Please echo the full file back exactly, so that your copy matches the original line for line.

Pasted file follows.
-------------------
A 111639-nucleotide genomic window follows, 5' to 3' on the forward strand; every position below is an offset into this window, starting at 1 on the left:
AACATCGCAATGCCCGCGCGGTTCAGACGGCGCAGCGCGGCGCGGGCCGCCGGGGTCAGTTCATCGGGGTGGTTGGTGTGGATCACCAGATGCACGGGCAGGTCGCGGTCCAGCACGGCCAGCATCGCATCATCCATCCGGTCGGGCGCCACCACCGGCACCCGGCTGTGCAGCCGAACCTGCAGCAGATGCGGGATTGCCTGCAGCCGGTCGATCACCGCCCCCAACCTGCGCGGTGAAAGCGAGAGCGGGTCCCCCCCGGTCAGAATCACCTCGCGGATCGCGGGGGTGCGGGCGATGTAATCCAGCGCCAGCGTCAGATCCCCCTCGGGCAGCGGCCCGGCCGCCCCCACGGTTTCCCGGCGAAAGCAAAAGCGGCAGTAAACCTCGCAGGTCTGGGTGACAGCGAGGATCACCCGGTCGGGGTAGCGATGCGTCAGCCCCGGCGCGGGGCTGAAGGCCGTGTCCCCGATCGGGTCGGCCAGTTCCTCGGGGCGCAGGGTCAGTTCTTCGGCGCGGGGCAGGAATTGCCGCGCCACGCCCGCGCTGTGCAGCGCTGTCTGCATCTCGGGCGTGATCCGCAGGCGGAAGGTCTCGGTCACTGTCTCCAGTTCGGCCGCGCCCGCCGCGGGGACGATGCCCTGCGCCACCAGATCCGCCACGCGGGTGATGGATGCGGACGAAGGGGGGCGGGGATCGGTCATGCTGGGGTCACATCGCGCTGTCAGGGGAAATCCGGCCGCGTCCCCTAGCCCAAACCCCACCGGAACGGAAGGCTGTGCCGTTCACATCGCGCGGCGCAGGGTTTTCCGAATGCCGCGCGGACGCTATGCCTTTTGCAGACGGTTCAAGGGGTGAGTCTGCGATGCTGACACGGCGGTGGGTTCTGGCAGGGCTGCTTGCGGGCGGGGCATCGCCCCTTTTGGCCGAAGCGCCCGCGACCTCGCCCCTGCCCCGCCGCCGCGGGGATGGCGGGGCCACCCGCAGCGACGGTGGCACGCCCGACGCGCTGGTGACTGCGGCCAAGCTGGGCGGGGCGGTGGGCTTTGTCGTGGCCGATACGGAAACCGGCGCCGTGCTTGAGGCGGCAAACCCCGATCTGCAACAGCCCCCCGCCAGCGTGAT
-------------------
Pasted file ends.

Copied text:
A 111639-nucleotide genomic window follows, 5' to 3' on the forward strand; every position below is an offset into this window, starting at 1 on the left:
AACATCGCAATGCCCGCGCGGTTCAGACGGCGCAGCGCGGCGCGGGCCGCCGGGGTCAGTTCATCGGGGTGGTTGGTGTGGATCACCAGATGCACGGGCAGGTCGCGGTCCAGCACGGCCAGCATCGCATCATCCATCCGGTCGGGCGCCACCACCGGCACCCGGCTGTGCAGCCGAACCTGCAGCAGATGCGGGATTGCCTGCAGCCGGTCGATCACCGCCCCCAACCTGCGCGGTGAAAGCGAGAGCGGGTCCCCCCCGGTCAGAATCACCTCGCGGATCGCGGGGGTGCGGGCGATGTAATCCAGCGCCAGCGTCAGATCCCCCTCGGGCAGCGGCCCGGCCGCCCCCACGGTTTCCCGGCGAAAGCAAAAGCGGCAGTAAACCTCGCAGGTCTGGGTGACAGCGAGGATCACCCGGTCGGGGTAGCGATGCGTCAGCCCCGGCGCGGGGCTGAAGGCCGTGTCCCCGATCGGGTCGGCCAGTTCCTCGGGGCGCAGGGTCAGTTCTTCGGCGCGGGGCAGGAATTGCCGCGCCACGCCCGCGCTGTGCAGCGCTGTCTGCATCTCGGGCGTGATCCGCAGGCGGAAGGTCTCGGTCACTGTCTCCAGTTCGGCCGCGCCCGCCGCGGGGACGATGCCCTGCGCCACCAGATCCGCCACGCGGGTGATGGATGCGGACGAAGGGGGGCGGGGATCGGTCATGCTGGGGTCACATCGCGCTGTCAGGGGAAATCCGGCCGCGTCCCCTAGCCCAAACCCCACCGGAACGGAAGGCTGTGCCGTTCACATCGCGCGGCGCAGGGTTTTCCGAATGCCGCGCGGACGCTATGCCTTTTGCAGACGGTTCAAGGGGTGAGTCTGCGATGCTGACACGGCGGTGGGTTCTGGCAGGGCTGCTTGCGGGCGGGGCATCGCCCCTTTTGGCCGAAGCGCCCGCGACCTCGCCCCTGCCCCGCCGCCGCGGGGATGGCGGGGCCACCCGCAGCGACGGTGGCACGCCCGACGCGCTGGTGACTGCGGCCAAGCTGGGCGGGGCGGTGGGCTTTGTCGTGGCCGATACGGAAACCGGCGCCGTGCTTGAGGCGGCAAACCCCGATCTGCAACAGCCCCCCGCCAGCGTGAT